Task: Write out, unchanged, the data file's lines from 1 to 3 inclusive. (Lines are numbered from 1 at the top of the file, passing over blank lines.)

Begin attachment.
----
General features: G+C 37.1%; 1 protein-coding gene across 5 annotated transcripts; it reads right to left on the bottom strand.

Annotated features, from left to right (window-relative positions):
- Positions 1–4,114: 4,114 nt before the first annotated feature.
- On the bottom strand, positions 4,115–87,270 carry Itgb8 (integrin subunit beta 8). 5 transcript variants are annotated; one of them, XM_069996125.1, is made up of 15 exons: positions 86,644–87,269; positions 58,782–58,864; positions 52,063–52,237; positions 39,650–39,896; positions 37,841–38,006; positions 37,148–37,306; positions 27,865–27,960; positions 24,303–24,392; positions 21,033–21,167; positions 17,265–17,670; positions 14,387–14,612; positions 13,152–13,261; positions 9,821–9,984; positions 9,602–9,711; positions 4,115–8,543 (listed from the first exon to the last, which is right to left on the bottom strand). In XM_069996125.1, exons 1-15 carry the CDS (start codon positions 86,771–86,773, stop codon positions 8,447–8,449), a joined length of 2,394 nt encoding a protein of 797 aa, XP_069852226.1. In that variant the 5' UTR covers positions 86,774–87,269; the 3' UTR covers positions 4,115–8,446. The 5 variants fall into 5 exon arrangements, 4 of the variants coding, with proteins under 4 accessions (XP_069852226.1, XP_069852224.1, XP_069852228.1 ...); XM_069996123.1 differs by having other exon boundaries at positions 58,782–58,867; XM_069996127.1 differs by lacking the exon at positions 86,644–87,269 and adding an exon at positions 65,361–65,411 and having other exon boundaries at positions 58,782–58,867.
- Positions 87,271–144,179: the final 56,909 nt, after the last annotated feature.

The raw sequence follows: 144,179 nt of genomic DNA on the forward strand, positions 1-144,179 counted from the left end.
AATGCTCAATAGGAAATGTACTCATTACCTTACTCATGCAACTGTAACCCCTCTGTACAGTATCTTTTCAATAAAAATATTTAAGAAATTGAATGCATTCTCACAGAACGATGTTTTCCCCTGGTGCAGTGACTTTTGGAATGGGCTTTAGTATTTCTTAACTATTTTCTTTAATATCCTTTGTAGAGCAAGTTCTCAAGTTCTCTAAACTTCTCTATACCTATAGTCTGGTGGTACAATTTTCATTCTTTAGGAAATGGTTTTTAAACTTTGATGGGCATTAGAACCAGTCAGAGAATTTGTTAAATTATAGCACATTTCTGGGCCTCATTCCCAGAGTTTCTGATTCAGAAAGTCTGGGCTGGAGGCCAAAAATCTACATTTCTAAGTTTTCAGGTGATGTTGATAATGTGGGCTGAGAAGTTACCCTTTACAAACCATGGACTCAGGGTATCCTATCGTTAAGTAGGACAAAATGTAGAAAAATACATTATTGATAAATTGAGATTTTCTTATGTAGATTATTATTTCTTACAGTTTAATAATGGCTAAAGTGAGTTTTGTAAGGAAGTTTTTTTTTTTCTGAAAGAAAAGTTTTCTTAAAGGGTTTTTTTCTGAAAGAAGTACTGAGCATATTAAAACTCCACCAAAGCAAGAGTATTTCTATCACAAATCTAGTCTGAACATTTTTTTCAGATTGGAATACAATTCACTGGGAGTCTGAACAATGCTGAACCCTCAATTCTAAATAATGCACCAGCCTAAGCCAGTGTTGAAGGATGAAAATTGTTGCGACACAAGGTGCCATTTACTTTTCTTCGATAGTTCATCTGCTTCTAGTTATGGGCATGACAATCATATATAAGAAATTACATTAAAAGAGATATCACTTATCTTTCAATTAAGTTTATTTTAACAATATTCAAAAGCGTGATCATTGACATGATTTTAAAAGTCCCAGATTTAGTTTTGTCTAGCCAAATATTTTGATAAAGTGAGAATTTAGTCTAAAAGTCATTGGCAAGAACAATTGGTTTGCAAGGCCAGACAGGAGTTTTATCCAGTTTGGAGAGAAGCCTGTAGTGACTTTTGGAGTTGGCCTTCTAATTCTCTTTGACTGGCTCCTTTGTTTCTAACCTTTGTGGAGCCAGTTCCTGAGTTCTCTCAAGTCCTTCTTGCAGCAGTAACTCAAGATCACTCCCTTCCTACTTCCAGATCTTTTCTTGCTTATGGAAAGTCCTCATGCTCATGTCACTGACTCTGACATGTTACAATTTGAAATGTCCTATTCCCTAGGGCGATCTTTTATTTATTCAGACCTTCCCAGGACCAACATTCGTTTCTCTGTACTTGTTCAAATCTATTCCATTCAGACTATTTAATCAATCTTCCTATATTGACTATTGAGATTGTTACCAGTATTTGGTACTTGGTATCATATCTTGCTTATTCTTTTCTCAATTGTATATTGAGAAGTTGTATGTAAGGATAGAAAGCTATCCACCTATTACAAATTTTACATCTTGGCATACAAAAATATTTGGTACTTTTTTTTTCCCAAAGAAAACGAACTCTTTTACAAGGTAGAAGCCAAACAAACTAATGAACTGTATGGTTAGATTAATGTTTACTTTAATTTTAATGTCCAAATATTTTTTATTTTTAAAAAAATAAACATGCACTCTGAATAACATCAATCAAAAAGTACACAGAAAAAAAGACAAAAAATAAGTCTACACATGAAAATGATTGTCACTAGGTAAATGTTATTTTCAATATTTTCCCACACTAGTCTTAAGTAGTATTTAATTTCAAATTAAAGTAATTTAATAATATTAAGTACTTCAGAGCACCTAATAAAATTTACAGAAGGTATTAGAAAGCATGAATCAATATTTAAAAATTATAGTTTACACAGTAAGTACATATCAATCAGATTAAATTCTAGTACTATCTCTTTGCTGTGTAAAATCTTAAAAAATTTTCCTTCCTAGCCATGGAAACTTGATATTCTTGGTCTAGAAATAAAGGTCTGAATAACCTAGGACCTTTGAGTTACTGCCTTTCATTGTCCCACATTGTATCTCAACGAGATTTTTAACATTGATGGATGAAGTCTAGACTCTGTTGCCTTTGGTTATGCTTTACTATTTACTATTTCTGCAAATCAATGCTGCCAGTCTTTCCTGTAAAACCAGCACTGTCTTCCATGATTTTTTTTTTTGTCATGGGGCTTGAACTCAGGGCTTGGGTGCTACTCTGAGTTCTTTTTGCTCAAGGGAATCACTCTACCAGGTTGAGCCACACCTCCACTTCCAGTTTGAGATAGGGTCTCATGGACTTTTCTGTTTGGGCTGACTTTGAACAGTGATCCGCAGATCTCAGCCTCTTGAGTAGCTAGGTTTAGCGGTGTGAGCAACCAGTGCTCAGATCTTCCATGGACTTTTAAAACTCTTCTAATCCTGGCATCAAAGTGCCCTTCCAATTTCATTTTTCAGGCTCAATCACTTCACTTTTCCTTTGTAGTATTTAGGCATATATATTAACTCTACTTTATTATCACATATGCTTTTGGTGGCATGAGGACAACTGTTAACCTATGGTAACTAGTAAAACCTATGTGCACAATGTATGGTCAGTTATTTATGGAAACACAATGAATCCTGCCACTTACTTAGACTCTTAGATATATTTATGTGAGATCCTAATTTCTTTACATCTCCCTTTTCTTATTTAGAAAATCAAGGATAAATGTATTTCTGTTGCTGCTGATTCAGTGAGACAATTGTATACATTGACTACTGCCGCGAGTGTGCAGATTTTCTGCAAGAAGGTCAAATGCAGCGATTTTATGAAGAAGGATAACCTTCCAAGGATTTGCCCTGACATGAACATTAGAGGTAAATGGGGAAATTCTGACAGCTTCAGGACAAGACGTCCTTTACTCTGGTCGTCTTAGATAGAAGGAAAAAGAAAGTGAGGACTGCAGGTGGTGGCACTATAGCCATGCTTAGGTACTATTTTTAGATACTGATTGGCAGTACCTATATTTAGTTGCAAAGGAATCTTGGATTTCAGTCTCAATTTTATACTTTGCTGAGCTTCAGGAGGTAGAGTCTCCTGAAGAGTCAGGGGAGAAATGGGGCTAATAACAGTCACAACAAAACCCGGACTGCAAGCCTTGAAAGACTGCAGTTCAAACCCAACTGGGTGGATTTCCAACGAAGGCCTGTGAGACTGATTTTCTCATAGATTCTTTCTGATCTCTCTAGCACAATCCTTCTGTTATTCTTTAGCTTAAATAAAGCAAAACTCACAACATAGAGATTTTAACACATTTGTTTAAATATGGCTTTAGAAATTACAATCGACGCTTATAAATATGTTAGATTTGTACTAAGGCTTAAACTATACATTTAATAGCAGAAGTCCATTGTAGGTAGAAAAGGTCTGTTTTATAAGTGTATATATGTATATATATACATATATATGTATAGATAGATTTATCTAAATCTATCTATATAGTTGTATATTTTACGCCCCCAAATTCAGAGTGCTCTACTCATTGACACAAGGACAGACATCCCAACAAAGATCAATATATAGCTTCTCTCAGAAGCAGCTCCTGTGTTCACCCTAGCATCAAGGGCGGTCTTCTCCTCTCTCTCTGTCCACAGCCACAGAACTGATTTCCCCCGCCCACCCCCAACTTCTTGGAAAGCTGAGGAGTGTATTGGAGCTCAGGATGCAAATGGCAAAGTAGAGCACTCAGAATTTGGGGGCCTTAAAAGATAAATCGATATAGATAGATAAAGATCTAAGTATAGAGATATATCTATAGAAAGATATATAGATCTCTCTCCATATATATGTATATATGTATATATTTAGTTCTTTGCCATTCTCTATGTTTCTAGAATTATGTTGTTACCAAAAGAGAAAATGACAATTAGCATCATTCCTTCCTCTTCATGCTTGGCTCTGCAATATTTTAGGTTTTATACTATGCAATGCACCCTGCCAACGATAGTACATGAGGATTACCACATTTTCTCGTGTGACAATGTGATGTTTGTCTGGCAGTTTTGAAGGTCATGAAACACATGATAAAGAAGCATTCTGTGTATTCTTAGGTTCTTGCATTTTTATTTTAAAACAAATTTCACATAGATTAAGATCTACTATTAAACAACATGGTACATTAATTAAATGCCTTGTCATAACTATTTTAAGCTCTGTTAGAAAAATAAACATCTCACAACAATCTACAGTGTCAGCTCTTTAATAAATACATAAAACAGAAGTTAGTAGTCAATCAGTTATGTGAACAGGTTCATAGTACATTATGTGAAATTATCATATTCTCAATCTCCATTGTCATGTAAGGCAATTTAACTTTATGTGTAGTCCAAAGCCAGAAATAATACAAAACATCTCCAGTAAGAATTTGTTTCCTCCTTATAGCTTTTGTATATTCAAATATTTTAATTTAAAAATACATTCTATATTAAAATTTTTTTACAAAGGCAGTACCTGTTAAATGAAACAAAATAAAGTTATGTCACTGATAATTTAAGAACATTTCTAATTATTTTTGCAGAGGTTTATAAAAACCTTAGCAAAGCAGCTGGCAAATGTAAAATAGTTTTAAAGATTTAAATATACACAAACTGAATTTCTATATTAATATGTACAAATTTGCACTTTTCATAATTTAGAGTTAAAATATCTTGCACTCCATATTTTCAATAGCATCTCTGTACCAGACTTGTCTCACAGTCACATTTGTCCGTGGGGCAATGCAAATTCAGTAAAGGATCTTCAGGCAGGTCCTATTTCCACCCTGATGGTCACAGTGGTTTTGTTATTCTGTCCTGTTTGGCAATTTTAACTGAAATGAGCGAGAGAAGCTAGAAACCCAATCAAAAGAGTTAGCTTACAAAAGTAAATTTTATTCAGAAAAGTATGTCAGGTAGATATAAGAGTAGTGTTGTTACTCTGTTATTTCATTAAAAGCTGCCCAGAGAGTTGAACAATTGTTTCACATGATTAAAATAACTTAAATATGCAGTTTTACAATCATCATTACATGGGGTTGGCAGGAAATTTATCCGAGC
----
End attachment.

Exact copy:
General features: G+C 37.1%; 1 protein-coding gene across 5 annotated transcripts; it reads right to left on the bottom strand.

Annotated features, from left to right (window-relative positions):
- Positions 1–4,114: 4,114 nt before the first annotated feature.